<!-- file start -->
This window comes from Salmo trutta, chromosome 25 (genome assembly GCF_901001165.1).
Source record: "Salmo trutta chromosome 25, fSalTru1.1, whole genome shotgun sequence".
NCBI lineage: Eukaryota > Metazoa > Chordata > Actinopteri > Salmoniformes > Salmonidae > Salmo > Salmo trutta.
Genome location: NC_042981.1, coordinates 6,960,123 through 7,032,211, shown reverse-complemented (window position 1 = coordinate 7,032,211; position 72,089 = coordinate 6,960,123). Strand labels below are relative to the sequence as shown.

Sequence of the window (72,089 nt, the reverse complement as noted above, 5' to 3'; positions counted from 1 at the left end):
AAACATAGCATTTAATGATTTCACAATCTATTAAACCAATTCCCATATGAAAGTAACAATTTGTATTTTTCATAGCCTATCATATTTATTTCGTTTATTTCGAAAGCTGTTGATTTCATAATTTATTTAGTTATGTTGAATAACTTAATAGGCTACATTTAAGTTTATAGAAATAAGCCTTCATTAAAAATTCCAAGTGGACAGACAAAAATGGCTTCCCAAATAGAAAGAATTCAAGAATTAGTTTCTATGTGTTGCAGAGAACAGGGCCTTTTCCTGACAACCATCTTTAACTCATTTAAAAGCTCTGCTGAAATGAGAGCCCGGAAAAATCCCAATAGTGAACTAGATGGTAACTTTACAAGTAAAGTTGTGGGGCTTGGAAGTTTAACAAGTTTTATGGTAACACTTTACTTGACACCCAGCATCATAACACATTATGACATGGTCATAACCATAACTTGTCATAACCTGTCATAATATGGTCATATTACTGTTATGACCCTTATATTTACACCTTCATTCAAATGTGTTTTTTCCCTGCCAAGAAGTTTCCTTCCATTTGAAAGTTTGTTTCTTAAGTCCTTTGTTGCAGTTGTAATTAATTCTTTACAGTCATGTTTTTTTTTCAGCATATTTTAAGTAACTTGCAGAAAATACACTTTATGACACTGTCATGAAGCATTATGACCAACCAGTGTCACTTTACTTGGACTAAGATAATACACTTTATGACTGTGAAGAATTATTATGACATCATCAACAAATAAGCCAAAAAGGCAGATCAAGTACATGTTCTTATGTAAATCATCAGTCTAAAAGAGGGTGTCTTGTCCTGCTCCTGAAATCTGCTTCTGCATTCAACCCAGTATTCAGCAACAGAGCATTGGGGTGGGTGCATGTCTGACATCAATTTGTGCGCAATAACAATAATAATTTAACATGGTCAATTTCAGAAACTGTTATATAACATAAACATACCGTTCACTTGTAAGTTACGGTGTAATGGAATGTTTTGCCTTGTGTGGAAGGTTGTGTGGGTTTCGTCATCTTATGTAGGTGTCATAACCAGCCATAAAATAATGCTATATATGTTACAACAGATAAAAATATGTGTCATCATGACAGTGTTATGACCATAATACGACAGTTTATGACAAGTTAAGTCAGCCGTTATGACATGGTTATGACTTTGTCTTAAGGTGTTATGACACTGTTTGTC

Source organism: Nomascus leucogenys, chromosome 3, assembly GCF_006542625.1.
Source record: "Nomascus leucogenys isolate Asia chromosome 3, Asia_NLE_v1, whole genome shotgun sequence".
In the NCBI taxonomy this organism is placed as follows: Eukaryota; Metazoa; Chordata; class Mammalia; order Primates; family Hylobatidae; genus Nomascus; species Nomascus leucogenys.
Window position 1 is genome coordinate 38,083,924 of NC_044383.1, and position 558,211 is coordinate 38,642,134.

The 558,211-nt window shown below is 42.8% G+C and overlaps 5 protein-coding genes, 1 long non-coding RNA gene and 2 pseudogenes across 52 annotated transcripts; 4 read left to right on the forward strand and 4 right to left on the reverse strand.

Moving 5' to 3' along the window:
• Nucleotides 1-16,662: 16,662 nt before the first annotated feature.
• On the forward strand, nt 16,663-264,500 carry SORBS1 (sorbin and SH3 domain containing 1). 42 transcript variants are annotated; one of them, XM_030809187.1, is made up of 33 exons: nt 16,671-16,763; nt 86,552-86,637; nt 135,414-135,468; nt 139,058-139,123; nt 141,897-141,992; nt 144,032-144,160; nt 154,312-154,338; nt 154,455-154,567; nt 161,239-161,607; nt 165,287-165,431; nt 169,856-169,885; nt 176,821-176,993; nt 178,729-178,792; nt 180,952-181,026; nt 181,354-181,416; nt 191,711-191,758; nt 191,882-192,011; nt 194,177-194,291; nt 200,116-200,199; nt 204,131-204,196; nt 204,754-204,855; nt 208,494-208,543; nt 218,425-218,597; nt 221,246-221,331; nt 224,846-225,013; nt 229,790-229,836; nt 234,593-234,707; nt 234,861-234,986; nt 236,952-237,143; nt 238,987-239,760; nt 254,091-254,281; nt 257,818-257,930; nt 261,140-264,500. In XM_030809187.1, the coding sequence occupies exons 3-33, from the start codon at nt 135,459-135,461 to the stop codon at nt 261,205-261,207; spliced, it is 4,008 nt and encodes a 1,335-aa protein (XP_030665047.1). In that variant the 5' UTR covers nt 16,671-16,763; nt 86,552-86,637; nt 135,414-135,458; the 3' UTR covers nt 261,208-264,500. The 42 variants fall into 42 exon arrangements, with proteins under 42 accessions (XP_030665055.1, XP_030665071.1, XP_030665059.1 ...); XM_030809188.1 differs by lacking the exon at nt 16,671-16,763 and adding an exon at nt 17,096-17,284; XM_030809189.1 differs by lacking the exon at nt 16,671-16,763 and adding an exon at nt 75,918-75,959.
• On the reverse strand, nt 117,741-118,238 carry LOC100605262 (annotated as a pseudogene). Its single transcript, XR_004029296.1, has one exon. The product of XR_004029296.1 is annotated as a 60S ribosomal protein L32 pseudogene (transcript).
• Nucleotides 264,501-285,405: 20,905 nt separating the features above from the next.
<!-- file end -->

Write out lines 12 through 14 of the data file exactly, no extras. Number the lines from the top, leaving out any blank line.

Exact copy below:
Moving 5' to 3' along the window:
• Nucleotides 1-16,662: 16,662 nt before the first annotated feature.
• On the forward strand, nt 16,663-264,500 carry SORBS1 (sorbin and SH3 domain containing 1). 42 transcript variants are annotated; one of them, XM_030809187.1, is made up of 33 exons: nt 16,671-16,763; nt 86,552-86,637; nt 135,414-135,468; nt 139,058-139,123; nt 141,897-141,992; nt 144,032-144,160; nt 154,312-154,338; nt 154,455-154,567; nt 161,239-161,607; nt 165,287-165,431; nt 169,856-169,885; nt 176,821-176,993; nt 178,729-178,792; nt 180,952-181,026; nt 181,354-181,416; nt 191,711-191,758; nt 191,882-192,011; nt 194,177-194,291; nt 200,116-200,199; nt 204,131-204,196; nt 204,754-204,855; nt 208,494-208,543; nt 218,425-218,597; nt 221,246-221,331; nt 224,846-225,013; nt 229,790-229,836; nt 234,593-234,707; nt 234,861-234,986; nt 236,952-237,143; nt 238,987-239,760; nt 254,091-254,281; nt 257,818-257,930; nt 261,140-264,500. In XM_030809187.1, the coding sequence occupies exons 3-33, from the start codon at nt 135,459-135,461 to the stop codon at nt 261,205-261,207; spliced, it is 4,008 nt and encodes a 1,335-aa protein (XP_030665047.1). In that variant the 5' UTR covers nt 16,671-16,763; nt 86,552-86,637; nt 135,414-135,458; the 3' UTR covers nt 261,208-264,500. The 42 variants fall into 42 exon arrangements, with proteins under 42 accessions (XP_030665055.1, XP_030665071.1, XP_030665059.1 ...); XM_030809188.1 differs by lacking the exon at nt 16,671-16,763 and adding an exon at nt 17,096-17,284; XM_030809189.1 differs by lacking the exon at nt 16,671-16,763 and adding an exon at nt 75,918-75,959.